Frustrated by having to go without water for days on end, the residents of Qayyumabad stormed out on Tuesday, blocked traffic and pelted passing vehicles with stones for almost two hours.
The areas worst affected by the water shortage are Qayyumabad, DHA, Landhi and Korangi, including its industrial estates. People across the city have been complaining about water scarcity as the water board and Karachi Electric Supply Company continue to haggle over unpaid bills by the board.
At the protest, young men showed off hand guns and held sticks. They even abused and kicked the people who tried to use the KPT flyover and adjacent roads to escape the rioting.
“Are you not facing the crisis?” shouted one teenager at a driver who tried to drive through the blockade. “If you are, then switch off the engine and join us in protest.”
According to another protester, Azam, Karachi Water and Sewerage Board (KWSB) discontinued water supply around 14 days ago. “You don’t know what we have been going through,” he said. “And when the supply was restored this morning there was no electricity to pump it to the overhead tanks!”
The people stranded on the road waited helplessly for the police. It took the police two hours and firing in the air, to disperse the protesters.
Predictions come true
A month ago, while talking to The Express Tribune, the managing director of KWSB, Misbahuddin Farid had predicted that the shortage will cause the people to take to the streets.
“They want riots,” he had said. “They want people to come out on the streets and protest.”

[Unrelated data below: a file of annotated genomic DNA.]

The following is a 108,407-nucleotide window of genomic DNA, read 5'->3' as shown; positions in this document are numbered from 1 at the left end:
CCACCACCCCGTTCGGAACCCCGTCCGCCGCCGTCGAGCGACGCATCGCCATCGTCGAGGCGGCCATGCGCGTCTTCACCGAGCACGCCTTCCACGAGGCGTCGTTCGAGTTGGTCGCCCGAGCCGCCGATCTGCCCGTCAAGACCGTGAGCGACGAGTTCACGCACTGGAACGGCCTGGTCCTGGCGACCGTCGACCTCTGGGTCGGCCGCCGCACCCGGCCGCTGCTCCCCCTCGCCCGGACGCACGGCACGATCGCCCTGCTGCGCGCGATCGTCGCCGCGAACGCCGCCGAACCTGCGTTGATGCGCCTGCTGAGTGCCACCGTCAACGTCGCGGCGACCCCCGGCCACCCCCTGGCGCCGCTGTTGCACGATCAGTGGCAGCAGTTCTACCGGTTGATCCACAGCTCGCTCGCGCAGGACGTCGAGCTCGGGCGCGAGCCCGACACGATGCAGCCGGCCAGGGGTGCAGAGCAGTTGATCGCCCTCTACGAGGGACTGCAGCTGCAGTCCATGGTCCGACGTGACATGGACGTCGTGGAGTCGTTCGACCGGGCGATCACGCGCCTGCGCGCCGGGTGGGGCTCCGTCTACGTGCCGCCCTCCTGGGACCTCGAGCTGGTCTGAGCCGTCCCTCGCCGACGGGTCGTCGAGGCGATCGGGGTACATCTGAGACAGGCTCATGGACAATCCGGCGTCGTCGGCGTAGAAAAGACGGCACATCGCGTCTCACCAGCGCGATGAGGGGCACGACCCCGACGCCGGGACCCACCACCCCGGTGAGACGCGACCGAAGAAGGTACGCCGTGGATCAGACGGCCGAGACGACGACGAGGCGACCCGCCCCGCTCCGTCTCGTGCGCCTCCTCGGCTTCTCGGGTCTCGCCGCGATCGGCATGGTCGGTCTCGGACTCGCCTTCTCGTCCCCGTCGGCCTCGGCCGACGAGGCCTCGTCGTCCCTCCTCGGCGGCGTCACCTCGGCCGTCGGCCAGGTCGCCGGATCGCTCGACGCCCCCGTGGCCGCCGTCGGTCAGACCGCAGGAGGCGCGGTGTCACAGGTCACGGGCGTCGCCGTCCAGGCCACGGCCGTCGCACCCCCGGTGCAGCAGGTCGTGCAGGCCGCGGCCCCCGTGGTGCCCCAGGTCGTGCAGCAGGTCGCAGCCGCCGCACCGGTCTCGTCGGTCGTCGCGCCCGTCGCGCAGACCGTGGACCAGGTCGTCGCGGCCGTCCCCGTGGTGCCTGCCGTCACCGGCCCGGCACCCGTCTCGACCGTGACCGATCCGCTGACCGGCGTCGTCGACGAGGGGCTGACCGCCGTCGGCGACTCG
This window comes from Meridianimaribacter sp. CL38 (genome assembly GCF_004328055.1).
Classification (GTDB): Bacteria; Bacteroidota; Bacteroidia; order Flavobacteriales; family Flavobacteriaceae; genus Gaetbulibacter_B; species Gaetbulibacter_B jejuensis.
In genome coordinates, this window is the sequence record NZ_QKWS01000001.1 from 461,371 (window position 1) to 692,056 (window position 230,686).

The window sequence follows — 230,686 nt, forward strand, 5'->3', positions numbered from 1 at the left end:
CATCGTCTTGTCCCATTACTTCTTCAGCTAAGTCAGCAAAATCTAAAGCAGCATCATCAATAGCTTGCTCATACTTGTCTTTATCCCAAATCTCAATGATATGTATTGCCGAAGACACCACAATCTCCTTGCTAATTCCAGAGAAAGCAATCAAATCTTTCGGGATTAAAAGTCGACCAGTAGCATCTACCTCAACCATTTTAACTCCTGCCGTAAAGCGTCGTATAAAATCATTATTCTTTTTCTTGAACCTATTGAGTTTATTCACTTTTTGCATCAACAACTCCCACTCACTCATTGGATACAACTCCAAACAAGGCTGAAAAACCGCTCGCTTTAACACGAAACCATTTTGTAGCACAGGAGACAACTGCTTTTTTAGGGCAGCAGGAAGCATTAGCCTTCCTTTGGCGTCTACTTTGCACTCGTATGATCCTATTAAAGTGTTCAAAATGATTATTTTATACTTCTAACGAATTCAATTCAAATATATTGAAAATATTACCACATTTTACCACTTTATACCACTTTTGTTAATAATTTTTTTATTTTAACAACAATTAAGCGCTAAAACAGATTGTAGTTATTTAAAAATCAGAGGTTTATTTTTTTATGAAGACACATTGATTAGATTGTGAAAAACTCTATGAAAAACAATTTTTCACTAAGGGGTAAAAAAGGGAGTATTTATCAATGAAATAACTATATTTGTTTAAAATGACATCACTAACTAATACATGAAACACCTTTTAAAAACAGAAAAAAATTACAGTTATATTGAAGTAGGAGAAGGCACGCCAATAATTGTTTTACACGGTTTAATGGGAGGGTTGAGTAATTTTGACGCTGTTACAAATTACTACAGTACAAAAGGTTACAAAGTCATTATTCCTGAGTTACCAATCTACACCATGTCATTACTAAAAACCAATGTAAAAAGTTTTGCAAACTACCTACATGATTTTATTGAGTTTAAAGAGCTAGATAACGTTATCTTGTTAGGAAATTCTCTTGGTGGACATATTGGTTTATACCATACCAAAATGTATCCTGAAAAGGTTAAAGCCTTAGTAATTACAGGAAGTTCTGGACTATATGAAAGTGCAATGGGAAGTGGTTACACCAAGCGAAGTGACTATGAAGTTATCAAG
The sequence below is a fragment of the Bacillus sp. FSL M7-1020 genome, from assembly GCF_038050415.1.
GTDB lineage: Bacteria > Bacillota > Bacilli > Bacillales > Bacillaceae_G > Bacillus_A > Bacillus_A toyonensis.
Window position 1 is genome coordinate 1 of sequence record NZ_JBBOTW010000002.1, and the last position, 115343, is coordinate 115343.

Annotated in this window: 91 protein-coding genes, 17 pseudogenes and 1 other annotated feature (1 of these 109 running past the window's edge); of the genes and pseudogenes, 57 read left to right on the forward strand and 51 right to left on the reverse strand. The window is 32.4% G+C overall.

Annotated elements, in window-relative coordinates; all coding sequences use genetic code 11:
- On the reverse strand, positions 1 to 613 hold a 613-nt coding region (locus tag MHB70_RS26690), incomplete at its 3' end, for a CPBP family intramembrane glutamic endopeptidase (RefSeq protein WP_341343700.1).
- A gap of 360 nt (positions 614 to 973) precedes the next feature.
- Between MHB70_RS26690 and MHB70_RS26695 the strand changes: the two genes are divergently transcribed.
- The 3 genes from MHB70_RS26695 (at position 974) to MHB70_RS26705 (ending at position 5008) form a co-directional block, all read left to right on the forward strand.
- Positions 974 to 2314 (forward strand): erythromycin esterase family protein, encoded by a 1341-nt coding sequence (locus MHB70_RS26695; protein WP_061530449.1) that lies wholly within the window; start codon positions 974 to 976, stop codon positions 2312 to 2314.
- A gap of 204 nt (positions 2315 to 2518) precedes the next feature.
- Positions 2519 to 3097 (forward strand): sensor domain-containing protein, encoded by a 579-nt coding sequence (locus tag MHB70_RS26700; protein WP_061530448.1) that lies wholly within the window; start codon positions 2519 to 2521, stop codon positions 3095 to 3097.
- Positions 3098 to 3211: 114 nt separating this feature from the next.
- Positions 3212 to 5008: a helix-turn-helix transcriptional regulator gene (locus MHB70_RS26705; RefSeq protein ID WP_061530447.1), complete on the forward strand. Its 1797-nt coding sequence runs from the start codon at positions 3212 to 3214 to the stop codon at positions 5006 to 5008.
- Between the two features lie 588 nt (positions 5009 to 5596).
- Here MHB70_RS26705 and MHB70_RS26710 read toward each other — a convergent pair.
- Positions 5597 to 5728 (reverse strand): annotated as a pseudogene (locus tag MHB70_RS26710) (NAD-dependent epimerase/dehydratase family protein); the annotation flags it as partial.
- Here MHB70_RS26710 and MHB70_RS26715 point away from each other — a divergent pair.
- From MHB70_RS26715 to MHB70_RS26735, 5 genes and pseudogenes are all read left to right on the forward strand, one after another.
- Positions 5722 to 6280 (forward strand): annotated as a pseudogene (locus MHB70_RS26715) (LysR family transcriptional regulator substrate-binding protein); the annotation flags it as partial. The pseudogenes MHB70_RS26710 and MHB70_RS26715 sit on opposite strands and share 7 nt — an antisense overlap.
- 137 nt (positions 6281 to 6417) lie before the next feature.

But at the same time, some have pointed fingers at him for exploiting the shortage and cutting down supply to industrial estates. The senior and retired engineers of KWSB reason that even if electricity is disconnected for a few hours at Dhabeji, it is impossible that all the water in the entire pipeline network drains in a few hours, leaving some areas like Qayyumabad without water for a fortnight.
According to them, exploiting the situation would put pressure on KESC who will restore water supply to the board, without receiving the pending dues. Its effect was visible on Tuesday as several newspapers carried advertisements from estate owners, begging the president of Pakistan to resolve the matter.
According to the general secretary of Karachi Water Tanker Owners Welfare Association, Hazoor Khan, 200 subsoil hydrants were shut down since February on Farid’s orders. “These hydrants supplied nearly 10 million gallons per day to industries. At least 40 per cent of them depended on subsoil water,” he said. “Look at the timing. First the hydrants shut down and now piped water supply is cut off.”
Toeing the line?
But the deputy commissioner of Karachi South, Jamal Mustafa Qazi, who is looking into the cause of water scarcity, ruled out any move on the part of KWSB to deliberately enhance the water shortage.
He said that KESC cut off power to the pumping stations for more than just five hours. “On one instance, Dhabeji had no electricity for two days,” he said. “The heavy duty water pumps are huge and take at least 12 hours to start working properly after power is restored.”
However, Qazi said, according to an agreement signed between the KESC and the government, the power supply to Dhabeji can’t be disconnected because it is listed as a strategic asset, along with the installations of armed forces. KESC can’t shed their load here without the government’s permission.
The deputy commissioner said that KWSB operated as a not-for-profit organisation. “Imagine if the board began charging people commercially. There will be chaos everywhere.”
Just like KESC faces power theft, KWSB also struggles to recover water bills from the people.
Published in The Express Tribune, April 18th, 2012.
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